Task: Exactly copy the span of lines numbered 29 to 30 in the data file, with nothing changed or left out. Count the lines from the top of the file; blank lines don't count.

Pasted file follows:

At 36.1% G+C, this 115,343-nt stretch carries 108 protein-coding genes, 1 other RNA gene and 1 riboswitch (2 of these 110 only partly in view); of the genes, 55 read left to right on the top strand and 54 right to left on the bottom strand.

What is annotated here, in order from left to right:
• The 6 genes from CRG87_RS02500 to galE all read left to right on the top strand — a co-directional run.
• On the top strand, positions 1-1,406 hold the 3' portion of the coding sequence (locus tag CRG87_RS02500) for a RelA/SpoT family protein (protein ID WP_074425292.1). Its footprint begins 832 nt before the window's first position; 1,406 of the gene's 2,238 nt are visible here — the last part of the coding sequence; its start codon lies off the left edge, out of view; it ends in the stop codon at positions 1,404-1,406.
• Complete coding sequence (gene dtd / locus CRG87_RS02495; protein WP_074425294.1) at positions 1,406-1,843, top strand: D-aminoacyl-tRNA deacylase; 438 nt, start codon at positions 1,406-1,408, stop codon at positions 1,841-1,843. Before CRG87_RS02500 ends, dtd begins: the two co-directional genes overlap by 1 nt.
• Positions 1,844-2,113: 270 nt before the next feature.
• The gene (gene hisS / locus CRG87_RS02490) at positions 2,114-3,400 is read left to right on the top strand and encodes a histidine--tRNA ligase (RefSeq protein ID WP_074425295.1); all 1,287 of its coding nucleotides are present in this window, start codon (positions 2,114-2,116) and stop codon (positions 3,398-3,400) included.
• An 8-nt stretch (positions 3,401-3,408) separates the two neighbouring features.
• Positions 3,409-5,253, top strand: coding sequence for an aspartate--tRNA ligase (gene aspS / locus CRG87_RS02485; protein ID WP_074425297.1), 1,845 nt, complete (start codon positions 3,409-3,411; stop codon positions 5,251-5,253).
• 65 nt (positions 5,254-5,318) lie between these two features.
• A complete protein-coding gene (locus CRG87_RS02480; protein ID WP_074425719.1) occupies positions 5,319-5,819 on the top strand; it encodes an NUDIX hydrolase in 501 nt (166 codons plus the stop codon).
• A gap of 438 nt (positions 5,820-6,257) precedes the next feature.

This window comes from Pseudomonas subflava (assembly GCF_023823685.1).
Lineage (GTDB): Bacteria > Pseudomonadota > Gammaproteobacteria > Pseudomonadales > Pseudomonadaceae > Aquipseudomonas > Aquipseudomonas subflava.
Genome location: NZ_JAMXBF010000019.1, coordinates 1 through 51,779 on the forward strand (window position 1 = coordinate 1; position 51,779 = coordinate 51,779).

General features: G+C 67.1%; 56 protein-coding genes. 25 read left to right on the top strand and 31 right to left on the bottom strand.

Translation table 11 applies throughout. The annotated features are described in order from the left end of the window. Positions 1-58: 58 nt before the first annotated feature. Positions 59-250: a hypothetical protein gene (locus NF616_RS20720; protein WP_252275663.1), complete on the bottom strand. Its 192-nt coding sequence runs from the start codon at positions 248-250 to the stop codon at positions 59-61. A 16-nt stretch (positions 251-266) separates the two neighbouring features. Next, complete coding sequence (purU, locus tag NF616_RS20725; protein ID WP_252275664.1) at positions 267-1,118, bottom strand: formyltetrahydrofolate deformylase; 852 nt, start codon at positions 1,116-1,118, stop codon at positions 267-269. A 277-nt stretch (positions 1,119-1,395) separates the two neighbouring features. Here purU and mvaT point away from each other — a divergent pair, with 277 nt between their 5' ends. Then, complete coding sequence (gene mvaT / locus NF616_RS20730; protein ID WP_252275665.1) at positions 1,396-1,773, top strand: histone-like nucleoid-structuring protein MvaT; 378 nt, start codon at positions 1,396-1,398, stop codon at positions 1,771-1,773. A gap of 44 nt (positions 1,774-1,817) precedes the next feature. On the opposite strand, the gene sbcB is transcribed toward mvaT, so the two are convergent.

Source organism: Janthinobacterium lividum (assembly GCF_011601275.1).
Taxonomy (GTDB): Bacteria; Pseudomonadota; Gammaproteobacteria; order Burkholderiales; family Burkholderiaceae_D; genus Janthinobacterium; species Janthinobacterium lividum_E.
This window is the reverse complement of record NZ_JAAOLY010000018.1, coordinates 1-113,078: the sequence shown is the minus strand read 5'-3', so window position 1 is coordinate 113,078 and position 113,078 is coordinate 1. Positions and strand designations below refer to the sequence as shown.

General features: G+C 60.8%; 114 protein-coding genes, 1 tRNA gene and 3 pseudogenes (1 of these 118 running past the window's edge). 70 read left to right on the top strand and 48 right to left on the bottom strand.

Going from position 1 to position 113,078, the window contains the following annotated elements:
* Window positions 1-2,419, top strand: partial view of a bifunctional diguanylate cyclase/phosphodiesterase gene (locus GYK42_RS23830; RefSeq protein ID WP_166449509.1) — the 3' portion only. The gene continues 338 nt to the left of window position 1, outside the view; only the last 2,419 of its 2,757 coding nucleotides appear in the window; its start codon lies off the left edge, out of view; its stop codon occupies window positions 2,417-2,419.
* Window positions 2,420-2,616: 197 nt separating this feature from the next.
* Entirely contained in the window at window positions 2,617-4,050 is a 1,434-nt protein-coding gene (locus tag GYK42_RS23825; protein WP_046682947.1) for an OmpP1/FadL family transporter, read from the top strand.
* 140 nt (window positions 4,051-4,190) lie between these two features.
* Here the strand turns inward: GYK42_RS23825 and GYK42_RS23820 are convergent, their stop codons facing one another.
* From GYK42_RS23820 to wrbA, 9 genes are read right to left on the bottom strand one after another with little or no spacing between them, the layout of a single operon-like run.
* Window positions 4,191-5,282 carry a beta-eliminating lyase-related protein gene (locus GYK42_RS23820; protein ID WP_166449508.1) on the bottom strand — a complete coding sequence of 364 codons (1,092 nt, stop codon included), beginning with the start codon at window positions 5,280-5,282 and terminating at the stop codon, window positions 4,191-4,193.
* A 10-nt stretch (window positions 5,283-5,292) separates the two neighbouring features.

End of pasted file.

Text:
* Window positions 4,191-5,282 carry a beta-eliminating lyase-related protein gene (locus GYK42_RS23820; protein ID WP_166449508.1) on the bottom strand — a complete coding sequence of 364 codons (1,092 nt, stop codon included), beginning with the start codon at window positions 5,280-5,282 and terminating at the stop codon, window positions 4,191-4,193.
* A 10-nt stretch (window positions 5,283-5,292) separates the two neighbouring features.